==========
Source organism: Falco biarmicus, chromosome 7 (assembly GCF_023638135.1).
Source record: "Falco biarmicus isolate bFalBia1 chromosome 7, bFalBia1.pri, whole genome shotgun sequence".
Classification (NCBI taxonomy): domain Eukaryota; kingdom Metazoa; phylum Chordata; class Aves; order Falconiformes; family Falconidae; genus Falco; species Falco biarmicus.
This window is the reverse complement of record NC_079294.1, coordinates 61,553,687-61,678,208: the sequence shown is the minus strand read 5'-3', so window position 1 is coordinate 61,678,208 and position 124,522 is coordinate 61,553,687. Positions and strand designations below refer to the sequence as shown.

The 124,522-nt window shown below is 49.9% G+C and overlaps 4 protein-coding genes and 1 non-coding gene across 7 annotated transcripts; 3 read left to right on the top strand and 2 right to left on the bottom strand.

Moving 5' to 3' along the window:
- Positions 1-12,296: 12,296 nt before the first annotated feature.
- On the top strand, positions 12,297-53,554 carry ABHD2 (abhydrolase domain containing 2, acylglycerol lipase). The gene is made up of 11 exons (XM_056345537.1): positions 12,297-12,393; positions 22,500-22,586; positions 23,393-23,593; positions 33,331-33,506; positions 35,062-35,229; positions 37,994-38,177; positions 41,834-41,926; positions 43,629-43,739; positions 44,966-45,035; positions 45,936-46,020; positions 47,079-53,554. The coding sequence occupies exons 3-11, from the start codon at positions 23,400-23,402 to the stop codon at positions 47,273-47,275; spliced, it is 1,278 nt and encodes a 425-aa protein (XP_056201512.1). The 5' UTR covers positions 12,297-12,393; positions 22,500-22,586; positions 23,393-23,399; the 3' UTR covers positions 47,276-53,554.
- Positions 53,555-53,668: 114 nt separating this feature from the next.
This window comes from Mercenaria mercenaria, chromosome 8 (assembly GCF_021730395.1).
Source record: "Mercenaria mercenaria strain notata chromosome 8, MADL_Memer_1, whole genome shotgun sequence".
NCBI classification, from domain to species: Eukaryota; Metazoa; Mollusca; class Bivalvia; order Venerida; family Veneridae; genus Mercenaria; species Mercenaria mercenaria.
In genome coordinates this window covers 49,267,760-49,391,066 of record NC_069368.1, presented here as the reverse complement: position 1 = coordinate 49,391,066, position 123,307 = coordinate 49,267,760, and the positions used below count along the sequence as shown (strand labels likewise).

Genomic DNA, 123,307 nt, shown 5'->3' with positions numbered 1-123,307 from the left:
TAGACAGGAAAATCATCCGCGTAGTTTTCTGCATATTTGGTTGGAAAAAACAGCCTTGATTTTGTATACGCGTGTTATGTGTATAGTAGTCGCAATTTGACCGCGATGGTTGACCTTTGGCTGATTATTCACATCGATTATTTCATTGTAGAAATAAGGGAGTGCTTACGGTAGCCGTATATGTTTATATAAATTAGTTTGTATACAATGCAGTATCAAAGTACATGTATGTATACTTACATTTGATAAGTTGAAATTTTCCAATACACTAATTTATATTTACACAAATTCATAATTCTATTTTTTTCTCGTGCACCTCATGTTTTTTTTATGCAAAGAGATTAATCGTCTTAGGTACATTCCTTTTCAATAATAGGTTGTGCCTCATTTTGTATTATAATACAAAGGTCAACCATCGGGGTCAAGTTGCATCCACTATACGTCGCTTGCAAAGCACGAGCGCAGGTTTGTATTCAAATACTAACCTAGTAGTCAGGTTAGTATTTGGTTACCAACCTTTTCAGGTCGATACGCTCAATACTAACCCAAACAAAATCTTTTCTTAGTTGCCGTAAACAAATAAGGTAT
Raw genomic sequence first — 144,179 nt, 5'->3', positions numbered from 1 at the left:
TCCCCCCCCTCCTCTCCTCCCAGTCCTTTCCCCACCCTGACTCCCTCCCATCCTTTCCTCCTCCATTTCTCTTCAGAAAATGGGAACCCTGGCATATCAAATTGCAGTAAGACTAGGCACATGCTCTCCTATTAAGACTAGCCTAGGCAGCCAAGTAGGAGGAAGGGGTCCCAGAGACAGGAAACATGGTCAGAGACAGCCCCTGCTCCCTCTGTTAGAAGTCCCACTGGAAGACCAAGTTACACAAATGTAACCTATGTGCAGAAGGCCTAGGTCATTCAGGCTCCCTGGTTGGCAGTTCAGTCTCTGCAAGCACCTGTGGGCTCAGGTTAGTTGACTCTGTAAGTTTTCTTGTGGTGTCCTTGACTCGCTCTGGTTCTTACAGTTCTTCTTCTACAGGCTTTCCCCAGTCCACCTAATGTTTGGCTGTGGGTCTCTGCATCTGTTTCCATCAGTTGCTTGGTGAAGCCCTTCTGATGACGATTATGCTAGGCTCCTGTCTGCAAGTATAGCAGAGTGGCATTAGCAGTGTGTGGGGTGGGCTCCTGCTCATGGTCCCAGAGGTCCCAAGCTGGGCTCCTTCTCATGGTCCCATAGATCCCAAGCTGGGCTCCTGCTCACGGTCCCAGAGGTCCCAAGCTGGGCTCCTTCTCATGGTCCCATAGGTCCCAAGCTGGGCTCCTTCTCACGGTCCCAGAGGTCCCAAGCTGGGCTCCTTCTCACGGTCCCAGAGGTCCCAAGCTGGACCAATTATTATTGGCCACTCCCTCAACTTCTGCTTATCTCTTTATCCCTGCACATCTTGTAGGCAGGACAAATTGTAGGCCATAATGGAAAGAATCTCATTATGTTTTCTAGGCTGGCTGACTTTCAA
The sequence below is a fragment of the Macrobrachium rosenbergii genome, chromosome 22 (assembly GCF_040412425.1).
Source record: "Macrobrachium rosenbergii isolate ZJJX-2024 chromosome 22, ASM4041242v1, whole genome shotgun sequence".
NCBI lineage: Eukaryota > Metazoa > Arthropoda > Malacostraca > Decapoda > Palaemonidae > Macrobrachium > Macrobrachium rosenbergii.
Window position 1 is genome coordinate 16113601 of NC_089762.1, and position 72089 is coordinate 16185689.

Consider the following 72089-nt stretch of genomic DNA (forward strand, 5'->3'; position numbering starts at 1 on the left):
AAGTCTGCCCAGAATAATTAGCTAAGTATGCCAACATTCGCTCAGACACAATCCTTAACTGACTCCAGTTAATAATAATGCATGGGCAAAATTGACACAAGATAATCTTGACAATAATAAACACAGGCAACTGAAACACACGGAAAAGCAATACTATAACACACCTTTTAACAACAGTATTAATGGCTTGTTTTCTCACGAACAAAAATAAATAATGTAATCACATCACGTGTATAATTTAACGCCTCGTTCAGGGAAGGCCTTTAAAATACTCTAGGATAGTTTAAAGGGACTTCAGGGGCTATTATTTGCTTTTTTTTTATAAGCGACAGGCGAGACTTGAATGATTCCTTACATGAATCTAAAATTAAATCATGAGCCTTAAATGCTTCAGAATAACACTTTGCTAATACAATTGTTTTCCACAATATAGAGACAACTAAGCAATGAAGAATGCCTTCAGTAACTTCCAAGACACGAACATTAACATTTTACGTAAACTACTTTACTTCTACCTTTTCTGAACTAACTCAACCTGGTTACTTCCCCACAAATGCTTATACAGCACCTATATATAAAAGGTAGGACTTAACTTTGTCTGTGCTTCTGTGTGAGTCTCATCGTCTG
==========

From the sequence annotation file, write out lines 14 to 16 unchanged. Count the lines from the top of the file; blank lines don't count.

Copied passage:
Genomic DNA, 123,307 nt, shown 5'->3' with positions numbered 1-123,307 from the left:
TAGACAGGAAAATCATCCGCGTAGTTTTCTGCATATTTGGTTGGAAAAAACAGCCTTGATTTTGTATACGCGTGTTATGTGTATAGTAGTCGCAATTTGACCGCGATGGTTGACCTTTGGCTGATTATTCACATCGATTATTTCATTGTAGAAATAAGGGAGTGCTTACGGTAGCCGTATATGTTTATATAAATTAGTTTGTATACAATGCAGTATCAAAGTACATGTATGTATACTTACATTTGATAAGTTGAAATTTTCCAATACACTAATTTATATTTACACAAATTCATAATTCTATTTTTTTCTCGTGCACCTCATGTTTTTTTTATGCAAAGAGATTAATCGTCTTAGGTACATTCCTTTTCAATAATAGGTTGTGCCTCATTTTGTATTATAATACAAAGGTCAACCATCGGGGTCAAGTTGCATCCACTATACGTCGCTTGCAAAGCACGAGCGCAGGTTTGTATTCAAATACTAACCTAGTAGTCAGGTTAGTATTTGGTTACCAACCTTTTCAGGTCGATACGCTCAATACTAACCCAAACAAAATCTTTTCTTAGTTGCCGTAAACAAATAAGGTAT
Raw genomic sequence first — 144,179 nt, 5'->3', positions numbered from 1 at the left: